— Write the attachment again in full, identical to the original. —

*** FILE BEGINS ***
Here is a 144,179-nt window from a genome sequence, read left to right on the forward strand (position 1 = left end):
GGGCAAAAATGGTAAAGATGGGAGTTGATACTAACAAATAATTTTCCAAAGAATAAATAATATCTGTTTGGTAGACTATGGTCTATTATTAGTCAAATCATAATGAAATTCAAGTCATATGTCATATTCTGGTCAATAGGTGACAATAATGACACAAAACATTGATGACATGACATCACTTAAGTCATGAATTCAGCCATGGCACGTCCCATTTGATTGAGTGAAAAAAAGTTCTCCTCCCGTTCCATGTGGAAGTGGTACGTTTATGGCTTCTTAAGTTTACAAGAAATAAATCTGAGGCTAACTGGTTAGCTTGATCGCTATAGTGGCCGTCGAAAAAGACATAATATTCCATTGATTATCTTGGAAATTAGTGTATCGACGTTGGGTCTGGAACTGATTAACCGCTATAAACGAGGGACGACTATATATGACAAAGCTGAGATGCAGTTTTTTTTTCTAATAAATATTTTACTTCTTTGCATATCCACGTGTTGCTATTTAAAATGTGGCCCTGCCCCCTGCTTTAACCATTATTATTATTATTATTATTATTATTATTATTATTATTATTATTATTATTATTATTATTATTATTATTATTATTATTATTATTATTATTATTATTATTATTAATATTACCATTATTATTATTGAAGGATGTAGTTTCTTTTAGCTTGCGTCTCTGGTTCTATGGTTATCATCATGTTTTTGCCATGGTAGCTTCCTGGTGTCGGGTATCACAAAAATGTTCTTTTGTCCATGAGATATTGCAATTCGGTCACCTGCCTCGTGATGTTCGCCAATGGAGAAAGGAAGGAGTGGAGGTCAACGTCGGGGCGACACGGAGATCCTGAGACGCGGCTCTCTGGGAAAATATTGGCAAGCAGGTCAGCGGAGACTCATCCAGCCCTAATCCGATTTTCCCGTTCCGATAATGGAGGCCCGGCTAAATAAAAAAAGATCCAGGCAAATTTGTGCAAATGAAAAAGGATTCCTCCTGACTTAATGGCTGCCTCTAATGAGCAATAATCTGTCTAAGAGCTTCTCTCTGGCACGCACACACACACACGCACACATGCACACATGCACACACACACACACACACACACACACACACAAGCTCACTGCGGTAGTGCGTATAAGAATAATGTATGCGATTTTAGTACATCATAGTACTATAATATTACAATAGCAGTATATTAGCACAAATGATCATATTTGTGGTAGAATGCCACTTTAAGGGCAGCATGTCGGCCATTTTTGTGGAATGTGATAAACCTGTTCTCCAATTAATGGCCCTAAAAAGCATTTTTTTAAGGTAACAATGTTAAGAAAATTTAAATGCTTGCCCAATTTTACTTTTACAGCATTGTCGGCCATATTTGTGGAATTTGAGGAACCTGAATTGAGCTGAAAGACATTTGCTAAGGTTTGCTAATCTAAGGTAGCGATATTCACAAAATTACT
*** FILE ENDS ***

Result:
Here is a 144,179-nt window from a genome sequence, read left to right on the forward strand (position 1 = left end):
GGGCAAAAATGGTAAAGATGGGAGTTGATACTAACAAATAATTTTCCAAAGAATAAATAATATCTGTTTGGTAGACTATGGTCTATTATTAGTCAAATCATAATGAAATTCAAGTCATATGTCATATTCTGGTCAATAGGTGACAATAATGACACAAAACATTGATGACATGACATCACTTAAGTCATGAATTCAGCCATGGCACGTCCCATTTGATTGAGTGAAAAAAAGTTCTCCTCCCGTTCCATGTGGAAGTGGTACGTTTATGGCTTCTTAAGTTTACAAGAAATAAATCTGAGGCTAACTGGTTAGCTTGATCGCTATAGTGGCCGTCGAAAAAGACATAATATTCCATTGATTATCTTGGAAATTAGTGTATCGACGTTGGGTCTGGAACTGATTAACCGCTATAAACGAGGGACGACTATATATGACAAAGCTGAGATGCAGTTTTTTTTTCTAATAAATATTTTACTTCTTTGCATATCCACGTGTTGCTATTTAAAATGTGGCCCTGCCCCCTGCTTTAACCATTATTATTATTATTATTATTATTATTATTATTATTATTATTATTATTATTATTATTATTATTATTATTATTATTATTATTATTATTATTATTATTATTATTAATATTACCATTATTATTATTGAAGGATGTAGTTTCTTTTAGCTTGCGTCTCTGGTTCTATGGTTATCATCATGTTTTTGCCATGGTAGCTTCCTGGTGTCGGGTATCACAAAAATGTTCTTTTGTCCATGAGATATTGCAATTCGGTCACCTGCCTCGTGATGTTCGCCAATGGAGAAAGGAAGGAGTGGAGGTCAACGTCGGGGCGACACGGAGATCCTGAGACGCGGCTCTCTGGGAAAATATTGGCAAGCAGGTCAGCGGAGACTCATCCAGCCCTAATCCGATTTTCCCGTTCCGATAATGGAGGCCCGGCTAAATAAAAAAAGATCCAGGCAAATTTGTGCAAATGAAAAAGGATTCCTCCTGACTTAATGGCTGCCTCTAATGAGCAATAATCTGTCTAAGAGCTTCTCTCTGGCACGCACACACACACACGCACACATGCACACATGCACACACACACACACACACACACACACACACAAGCTCACTGCGGTAGTGCGTATAAGAATAATGTATGCGATTTTAGTACATCATAGTACTATAATATTACAATAGCAGTATATTAGCACAAATGATCATATTTGTGGTAGAATGCCACTTTAAGGGCAGCATGTCGGCCATTTTTGTGGAATGTGATAAACCTGTTCTCCAATTAATGGCCCTAAAAAGCATTTTTTTAAGGTAACAATGTTAAGAAAATTTAAATGCTTGCCCAATTTTACTTTTACAGCATTGTCGGCCATATTTGTGGAATTTGAGGAACCTGAATTGAGCTGAAAGACATTTGCTAAGGTTTGCTAATCTAAGGTAGCGATATTCACAAAATTACT